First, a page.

Fun on the frontiers of astronomy

June 4, 2009 | By | Reply More

Want to watch/read an entertaining and inspiring three-part discussion covering the frontier of astronomy?   All you need to do is follow this link to the article and videos at Discover Magazine.   The participants include Saul Perlmutter, Debra Fischer, Mike Brown and Andrea Ghez, in a panel moderated by Discover’s Phil Plait.  It’s lively, accessible and mind-blowing.

Here are a few of my favorite quotes:

Image of Messier 101 Spiral Galaxy by Hubble (public domain)

Image of Messier 101 Spiral Galaxy by Hubble (public domain)

[Debra Fischer]

We started out with a solar system where many planetesimals were forming, and that evolved into a system where all the stable niches are filled. To me that’s one of the most exciting discoveries in this field.

[Mike Brown]

[I]t’s the small objects that really matter. The small ones are little particles that sit in the outer solar system, and they’re gravitationally swept around by planets. The analogy I like is that these objects in the outer solar system are the blood splattered on the wall after some horrendous murder. I love this analogy—it’s disturbing, but I love it. As Debra just suggested, there might have been additional planets that used to be here in our solar system [but were ejected due to gravitational instability]. The bodies have all been removed.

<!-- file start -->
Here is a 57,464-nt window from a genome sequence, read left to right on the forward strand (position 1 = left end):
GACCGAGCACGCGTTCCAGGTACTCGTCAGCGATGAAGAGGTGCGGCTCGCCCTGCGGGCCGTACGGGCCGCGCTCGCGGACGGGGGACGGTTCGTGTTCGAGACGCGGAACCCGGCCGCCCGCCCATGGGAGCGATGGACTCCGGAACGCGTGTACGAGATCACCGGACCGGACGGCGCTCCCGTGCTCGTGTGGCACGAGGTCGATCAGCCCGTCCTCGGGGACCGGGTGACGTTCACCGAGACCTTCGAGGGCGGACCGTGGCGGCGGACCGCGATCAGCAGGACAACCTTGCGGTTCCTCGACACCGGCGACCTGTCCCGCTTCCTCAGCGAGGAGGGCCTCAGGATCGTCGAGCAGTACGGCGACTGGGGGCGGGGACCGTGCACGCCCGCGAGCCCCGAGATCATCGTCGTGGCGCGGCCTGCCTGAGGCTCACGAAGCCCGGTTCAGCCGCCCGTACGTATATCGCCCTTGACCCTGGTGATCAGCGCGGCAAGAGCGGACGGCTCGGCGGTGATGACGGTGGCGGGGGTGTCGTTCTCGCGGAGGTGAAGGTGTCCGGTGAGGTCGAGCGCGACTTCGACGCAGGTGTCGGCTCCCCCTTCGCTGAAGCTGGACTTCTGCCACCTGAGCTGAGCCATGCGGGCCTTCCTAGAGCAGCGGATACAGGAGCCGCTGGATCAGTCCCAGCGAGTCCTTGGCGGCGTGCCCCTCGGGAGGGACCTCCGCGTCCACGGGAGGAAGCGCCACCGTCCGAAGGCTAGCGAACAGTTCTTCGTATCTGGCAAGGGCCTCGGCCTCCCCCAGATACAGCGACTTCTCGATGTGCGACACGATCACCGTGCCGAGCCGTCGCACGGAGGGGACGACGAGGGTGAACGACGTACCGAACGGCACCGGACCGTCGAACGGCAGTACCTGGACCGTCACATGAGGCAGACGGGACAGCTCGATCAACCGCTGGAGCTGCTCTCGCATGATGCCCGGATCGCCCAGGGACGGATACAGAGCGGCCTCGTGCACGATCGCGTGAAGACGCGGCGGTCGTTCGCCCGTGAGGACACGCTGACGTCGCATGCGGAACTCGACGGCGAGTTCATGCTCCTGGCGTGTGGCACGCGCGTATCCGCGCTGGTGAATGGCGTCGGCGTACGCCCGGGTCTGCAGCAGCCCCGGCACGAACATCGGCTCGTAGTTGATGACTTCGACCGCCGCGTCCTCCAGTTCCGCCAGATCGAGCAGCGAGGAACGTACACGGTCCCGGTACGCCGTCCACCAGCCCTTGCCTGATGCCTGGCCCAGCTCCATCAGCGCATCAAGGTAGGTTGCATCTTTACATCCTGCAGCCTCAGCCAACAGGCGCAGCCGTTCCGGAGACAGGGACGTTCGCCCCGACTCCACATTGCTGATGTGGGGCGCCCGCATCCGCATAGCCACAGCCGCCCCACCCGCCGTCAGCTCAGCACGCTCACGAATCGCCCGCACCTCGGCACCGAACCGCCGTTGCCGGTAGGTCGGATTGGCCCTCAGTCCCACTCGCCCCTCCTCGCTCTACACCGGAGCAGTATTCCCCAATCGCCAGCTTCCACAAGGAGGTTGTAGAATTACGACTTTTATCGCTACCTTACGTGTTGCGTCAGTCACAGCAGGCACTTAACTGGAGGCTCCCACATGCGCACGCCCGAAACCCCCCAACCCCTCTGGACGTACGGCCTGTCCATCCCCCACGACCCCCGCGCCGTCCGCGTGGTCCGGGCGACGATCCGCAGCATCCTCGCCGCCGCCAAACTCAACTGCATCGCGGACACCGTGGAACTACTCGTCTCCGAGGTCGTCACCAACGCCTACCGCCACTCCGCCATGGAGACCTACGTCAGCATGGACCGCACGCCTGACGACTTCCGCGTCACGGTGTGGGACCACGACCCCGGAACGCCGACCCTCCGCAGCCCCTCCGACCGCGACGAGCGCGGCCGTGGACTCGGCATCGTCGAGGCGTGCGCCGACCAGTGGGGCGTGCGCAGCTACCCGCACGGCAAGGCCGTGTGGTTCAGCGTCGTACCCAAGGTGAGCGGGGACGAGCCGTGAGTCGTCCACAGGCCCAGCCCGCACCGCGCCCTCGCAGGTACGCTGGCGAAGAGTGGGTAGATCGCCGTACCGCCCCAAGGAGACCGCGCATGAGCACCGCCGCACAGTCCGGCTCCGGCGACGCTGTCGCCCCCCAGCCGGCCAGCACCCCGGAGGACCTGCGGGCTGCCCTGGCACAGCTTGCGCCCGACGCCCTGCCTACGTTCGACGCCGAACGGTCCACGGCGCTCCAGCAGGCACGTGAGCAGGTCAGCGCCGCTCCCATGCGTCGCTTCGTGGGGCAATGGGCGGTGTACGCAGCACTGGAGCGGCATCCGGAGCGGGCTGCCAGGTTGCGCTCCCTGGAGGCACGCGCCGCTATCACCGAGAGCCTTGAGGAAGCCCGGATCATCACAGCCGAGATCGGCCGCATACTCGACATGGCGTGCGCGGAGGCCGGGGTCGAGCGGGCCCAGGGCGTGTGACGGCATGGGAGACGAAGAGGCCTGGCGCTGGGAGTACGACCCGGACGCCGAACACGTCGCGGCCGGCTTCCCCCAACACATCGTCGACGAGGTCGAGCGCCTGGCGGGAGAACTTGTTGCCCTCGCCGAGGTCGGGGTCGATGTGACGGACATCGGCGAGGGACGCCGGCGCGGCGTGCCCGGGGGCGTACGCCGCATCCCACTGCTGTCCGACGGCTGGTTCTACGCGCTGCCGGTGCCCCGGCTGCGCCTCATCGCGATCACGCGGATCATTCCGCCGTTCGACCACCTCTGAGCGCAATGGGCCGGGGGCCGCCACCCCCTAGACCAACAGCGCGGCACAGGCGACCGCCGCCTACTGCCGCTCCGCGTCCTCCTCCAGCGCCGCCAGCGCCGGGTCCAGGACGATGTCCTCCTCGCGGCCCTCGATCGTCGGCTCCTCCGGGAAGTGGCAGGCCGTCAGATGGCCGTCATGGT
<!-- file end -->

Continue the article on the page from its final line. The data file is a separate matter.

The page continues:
[Andrea Ghez]

The question that I started off with was, I thought, very simple. It was just “Is there a massive black hole at the center of the Milky Way?” But one of the things I love about science is that you always end up with new questions. What happened with my research is that the stars we studied to prove that there was a black hole turned out to be very young. Young stars have absolutely no right to be next to a black hole because a black hole should shear them apart. We have no idea how these stars formed. So that’s one of the major questions we’re trying to address today: “How do baby stars form next to this completely inhospitable object?”


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Category: Astronomy, photography, Science

About the Author ()

Erich Vieth is an attorney focusing on consumer law litigation and appellate practice. He is also a working musician and a writer, having founded Dangerous Intersection in 2006. Erich lives in the Shaw Neighborhood of St. Louis, Missouri, where he lives half-time with his two extraordinary daughters.

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